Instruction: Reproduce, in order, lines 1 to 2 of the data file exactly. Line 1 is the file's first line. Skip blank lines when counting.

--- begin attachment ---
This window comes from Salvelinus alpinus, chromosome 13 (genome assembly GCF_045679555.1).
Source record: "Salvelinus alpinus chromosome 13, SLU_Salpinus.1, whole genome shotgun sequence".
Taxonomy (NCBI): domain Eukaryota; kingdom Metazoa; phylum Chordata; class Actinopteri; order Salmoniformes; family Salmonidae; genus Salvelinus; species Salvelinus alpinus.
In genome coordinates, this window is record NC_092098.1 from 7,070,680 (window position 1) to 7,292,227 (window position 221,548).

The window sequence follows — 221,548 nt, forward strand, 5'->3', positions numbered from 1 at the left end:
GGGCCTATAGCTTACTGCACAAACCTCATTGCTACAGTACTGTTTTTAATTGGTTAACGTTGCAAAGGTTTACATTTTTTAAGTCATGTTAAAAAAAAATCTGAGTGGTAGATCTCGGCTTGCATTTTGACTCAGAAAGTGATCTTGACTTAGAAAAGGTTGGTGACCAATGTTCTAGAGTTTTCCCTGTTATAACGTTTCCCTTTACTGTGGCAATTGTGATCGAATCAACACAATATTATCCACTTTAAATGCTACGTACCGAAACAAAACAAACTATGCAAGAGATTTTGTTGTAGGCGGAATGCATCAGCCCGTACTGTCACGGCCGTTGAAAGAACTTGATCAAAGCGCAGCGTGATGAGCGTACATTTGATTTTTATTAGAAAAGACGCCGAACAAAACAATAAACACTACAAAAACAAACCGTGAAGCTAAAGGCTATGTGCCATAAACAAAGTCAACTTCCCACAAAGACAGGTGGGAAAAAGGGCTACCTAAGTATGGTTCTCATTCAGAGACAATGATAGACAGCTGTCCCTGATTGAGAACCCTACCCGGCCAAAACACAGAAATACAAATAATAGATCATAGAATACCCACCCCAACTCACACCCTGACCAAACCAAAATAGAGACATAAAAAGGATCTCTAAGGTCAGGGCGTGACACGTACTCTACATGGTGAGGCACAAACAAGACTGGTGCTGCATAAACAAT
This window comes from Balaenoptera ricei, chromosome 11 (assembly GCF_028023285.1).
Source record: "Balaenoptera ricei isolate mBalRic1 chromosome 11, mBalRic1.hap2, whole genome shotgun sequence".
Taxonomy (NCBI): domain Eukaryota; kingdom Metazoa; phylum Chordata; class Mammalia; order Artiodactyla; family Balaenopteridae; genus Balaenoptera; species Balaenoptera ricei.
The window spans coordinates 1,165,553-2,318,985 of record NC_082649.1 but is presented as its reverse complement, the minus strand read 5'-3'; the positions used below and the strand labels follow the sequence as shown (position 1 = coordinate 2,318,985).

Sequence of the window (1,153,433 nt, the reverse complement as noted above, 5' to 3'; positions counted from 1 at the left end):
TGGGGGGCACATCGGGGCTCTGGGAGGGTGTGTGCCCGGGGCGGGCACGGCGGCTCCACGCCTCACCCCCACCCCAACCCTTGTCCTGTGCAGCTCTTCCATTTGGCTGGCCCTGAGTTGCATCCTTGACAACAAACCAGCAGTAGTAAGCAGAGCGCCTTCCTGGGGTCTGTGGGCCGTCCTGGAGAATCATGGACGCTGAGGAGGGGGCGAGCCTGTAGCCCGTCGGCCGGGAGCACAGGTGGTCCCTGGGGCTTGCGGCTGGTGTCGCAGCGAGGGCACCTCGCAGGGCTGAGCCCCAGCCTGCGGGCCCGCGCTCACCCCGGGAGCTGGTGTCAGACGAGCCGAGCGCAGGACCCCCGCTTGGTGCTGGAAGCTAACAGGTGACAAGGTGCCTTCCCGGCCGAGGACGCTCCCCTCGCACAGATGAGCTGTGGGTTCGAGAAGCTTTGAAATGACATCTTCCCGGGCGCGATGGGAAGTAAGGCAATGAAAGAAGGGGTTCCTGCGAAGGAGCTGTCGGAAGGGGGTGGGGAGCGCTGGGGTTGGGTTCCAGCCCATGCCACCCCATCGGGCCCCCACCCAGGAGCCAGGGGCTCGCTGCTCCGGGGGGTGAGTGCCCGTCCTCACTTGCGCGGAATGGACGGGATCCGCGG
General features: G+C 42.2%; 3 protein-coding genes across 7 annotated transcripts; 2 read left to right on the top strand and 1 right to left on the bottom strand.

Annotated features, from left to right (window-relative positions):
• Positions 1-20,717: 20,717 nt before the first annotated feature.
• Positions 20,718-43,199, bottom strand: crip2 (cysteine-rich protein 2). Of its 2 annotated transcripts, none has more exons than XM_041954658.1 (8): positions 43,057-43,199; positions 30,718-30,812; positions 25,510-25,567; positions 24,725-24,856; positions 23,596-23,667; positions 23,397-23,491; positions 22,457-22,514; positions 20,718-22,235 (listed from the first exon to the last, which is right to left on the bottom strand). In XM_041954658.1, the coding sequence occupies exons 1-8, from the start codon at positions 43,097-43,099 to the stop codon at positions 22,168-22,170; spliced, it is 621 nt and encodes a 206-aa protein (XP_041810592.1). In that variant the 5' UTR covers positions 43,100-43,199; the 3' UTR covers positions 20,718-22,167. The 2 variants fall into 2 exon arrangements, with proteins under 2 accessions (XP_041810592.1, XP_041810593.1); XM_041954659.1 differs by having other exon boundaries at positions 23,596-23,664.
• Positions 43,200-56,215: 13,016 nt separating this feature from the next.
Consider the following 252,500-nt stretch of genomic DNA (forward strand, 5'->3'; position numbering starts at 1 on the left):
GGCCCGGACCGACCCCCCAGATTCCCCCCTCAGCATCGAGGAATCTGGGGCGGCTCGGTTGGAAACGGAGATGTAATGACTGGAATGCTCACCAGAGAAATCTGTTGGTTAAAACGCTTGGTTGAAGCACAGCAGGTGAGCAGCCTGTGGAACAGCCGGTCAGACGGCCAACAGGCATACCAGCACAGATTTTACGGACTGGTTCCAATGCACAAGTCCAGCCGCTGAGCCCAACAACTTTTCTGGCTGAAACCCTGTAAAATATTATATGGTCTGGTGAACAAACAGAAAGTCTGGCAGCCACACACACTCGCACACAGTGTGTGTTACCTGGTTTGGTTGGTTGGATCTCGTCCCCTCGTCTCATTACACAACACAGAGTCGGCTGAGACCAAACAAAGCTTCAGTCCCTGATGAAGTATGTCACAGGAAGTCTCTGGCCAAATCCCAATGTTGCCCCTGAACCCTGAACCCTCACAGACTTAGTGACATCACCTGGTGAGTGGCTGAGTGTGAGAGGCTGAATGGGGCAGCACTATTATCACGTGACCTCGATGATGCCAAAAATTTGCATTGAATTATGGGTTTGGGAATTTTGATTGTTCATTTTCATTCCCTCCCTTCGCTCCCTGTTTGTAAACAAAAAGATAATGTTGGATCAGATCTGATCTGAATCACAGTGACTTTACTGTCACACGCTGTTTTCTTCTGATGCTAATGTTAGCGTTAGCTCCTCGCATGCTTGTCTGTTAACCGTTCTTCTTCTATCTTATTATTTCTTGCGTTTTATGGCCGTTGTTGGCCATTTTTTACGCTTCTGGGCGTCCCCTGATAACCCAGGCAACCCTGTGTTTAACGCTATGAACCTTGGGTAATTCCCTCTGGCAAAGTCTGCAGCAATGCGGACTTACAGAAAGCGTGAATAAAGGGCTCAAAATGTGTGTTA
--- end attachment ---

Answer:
This window comes from Salvelinus alpinus, chromosome 13 (genome assembly GCF_045679555.1).
Source record: "Salvelinus alpinus chromosome 13, SLU_Salpinus.1, whole genome shotgun sequence".